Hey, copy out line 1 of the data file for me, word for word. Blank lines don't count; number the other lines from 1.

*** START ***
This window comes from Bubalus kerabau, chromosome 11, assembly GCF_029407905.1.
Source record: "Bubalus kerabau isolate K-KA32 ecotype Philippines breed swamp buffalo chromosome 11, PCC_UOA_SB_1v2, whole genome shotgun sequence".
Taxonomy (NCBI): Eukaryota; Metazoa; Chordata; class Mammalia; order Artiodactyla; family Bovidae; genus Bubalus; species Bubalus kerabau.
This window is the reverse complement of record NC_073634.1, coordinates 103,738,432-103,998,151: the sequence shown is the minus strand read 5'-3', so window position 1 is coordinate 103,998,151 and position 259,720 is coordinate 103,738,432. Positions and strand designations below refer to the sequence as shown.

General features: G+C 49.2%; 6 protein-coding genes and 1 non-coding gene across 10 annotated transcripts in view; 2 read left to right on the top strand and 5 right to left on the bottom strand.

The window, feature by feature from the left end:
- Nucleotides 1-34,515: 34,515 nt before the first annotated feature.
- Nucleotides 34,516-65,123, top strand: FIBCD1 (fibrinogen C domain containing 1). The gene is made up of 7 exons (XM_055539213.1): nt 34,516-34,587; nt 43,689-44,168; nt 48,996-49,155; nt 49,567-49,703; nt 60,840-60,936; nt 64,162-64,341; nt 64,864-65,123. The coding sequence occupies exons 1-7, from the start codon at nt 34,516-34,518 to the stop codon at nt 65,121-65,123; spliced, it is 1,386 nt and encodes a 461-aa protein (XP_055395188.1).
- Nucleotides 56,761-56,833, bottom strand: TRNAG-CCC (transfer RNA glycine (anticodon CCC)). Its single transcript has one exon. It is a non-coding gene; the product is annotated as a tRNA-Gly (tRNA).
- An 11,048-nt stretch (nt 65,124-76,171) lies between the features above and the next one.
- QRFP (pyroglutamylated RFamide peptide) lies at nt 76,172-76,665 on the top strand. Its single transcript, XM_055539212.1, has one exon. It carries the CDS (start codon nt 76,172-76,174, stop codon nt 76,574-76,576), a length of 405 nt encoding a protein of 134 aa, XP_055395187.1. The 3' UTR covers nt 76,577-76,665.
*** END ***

This window comes from Bubalus kerabau, chromosome 11, assembly GCF_029407905.1.